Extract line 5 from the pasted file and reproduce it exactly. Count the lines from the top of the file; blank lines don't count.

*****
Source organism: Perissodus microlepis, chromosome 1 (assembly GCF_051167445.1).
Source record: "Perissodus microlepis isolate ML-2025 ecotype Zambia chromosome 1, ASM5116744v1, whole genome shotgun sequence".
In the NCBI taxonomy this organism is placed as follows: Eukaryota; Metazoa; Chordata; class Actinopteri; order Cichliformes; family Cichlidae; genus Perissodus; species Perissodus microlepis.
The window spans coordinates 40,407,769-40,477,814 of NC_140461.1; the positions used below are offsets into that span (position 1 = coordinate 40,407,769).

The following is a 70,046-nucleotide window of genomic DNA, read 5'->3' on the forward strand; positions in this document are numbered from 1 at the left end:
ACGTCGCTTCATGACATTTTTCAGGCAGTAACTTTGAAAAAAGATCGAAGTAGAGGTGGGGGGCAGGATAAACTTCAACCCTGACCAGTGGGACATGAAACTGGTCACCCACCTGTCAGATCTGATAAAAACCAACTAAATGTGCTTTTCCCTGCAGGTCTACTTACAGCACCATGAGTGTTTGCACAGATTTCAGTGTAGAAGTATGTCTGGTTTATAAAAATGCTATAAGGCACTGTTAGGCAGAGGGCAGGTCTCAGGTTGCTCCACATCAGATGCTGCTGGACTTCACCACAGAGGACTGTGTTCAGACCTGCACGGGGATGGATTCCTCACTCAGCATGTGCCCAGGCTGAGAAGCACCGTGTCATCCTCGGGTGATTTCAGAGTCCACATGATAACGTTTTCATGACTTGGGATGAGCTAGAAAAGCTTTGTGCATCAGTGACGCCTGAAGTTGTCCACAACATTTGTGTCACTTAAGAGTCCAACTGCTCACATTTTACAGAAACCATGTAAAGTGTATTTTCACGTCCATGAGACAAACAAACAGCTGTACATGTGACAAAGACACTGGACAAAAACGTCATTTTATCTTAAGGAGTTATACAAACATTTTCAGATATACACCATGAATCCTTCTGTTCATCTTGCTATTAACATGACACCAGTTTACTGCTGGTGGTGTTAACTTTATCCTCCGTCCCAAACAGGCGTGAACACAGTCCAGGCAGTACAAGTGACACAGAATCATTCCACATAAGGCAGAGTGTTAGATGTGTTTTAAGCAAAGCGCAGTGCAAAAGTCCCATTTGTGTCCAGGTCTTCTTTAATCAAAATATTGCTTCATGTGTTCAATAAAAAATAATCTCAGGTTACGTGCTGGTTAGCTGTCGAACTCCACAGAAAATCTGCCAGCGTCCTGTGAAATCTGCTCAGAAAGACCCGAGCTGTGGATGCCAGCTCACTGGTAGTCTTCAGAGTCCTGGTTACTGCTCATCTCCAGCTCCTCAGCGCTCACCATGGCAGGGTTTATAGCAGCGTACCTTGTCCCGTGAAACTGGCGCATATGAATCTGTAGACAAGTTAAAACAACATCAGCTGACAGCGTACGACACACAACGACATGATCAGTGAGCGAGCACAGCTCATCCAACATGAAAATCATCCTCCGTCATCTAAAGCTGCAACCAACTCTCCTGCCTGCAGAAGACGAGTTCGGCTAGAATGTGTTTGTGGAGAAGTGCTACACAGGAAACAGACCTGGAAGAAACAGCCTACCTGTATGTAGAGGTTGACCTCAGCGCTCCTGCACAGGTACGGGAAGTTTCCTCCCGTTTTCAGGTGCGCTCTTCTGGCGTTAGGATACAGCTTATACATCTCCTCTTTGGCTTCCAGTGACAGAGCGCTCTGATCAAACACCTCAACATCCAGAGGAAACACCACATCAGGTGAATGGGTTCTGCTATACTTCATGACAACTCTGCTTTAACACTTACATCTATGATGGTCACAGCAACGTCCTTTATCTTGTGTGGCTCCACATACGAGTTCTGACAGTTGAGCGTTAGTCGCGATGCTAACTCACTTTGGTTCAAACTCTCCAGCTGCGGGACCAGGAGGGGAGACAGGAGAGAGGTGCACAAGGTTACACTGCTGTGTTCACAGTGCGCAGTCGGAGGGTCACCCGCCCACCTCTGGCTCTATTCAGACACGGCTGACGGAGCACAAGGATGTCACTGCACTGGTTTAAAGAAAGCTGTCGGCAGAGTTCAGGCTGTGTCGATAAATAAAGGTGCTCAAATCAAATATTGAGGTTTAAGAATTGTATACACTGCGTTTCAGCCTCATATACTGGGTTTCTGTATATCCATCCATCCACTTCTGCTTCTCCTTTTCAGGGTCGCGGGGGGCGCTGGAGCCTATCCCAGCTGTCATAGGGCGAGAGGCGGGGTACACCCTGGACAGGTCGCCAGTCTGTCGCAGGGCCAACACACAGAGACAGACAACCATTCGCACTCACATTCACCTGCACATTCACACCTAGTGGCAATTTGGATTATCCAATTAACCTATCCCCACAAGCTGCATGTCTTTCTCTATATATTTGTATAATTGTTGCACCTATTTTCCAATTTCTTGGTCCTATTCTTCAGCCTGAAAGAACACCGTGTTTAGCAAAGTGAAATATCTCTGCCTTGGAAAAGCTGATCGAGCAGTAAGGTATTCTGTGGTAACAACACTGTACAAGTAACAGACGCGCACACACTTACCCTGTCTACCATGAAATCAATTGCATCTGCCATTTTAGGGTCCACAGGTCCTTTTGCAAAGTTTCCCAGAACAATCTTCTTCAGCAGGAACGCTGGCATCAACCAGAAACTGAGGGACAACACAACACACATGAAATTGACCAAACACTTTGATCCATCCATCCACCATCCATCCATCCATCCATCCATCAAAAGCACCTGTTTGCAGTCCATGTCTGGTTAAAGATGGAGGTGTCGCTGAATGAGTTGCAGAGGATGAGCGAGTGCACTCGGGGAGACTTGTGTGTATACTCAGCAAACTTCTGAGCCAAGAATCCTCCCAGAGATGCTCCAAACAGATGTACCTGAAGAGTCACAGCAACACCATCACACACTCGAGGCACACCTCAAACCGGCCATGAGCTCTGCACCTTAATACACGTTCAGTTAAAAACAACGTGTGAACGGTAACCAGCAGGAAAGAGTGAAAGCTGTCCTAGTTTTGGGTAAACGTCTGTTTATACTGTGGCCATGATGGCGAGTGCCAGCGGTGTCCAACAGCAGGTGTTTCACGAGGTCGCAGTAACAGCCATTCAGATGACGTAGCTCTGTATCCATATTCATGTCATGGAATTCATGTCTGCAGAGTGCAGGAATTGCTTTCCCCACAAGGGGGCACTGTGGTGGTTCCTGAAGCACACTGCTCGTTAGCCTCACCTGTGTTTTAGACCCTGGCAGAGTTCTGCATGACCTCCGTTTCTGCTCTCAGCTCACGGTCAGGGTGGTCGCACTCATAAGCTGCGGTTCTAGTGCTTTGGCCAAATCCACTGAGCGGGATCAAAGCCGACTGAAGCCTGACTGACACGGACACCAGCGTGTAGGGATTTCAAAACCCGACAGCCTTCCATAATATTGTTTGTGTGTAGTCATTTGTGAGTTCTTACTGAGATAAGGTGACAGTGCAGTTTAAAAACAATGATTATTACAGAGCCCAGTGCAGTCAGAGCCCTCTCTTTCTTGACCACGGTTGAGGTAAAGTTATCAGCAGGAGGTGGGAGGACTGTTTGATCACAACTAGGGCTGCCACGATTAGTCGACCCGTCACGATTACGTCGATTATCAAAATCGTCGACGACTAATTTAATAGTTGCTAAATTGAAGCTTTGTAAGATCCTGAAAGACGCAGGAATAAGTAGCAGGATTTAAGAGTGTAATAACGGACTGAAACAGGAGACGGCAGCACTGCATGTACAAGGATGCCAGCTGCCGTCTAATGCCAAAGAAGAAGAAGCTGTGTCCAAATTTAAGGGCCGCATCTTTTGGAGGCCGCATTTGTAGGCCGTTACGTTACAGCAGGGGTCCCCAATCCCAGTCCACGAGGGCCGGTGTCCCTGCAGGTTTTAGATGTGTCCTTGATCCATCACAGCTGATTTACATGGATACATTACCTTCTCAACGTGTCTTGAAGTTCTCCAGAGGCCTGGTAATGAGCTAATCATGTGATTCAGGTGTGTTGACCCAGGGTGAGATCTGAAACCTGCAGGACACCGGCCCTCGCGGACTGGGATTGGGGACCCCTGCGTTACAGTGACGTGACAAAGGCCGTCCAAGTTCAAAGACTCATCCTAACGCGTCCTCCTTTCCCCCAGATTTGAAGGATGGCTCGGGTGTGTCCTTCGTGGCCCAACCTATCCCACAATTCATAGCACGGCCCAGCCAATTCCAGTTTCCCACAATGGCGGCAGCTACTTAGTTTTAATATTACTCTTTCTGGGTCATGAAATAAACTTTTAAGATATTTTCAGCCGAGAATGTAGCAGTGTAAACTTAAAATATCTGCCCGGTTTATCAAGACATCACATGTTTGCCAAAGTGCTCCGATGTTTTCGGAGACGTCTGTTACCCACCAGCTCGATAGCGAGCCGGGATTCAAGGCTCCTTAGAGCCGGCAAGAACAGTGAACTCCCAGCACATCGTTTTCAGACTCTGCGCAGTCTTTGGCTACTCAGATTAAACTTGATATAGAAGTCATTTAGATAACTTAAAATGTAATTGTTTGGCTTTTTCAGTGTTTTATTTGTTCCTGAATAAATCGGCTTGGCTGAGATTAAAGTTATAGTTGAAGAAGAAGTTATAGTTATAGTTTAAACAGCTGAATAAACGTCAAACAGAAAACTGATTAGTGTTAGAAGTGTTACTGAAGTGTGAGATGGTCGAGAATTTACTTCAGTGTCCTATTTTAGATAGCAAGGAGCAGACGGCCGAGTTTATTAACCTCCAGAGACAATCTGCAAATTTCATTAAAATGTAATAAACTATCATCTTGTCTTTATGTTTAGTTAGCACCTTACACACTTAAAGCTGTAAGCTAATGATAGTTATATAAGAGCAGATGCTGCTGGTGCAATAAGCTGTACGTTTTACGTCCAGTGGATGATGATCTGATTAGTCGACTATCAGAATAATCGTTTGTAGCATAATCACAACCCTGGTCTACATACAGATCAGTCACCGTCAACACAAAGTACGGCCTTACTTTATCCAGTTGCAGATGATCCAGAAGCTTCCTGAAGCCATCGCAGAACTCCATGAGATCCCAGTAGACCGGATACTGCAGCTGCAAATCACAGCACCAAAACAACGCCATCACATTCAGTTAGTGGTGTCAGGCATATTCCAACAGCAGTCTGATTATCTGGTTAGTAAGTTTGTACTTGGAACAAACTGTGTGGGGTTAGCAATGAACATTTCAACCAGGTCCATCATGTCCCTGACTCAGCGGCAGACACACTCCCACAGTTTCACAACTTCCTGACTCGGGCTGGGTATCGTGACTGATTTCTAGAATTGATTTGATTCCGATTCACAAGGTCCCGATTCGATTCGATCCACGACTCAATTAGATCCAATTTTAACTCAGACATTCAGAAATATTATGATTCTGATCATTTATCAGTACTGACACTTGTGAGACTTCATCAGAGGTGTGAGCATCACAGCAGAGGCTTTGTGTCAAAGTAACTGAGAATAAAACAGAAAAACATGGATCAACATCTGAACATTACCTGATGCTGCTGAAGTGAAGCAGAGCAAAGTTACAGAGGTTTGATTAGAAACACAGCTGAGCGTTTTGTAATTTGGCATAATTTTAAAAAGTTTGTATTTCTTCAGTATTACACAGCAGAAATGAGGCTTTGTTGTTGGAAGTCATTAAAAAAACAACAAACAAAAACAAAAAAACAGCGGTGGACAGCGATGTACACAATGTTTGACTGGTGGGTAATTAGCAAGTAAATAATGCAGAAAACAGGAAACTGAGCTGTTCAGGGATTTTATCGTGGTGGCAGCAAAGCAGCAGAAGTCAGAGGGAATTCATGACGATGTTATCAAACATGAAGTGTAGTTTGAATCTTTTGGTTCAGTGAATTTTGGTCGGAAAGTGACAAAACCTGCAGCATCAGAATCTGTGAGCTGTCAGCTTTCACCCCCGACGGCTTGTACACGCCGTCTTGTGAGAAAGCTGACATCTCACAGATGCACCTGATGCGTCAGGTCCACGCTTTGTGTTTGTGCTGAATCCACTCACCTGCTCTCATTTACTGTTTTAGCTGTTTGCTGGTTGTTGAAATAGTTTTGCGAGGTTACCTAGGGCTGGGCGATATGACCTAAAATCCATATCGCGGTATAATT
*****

The following is a 70,046-nucleotide window of genomic DNA, read 5'->3' on the forward strand; positions in this document are numbered from 1 at the left end: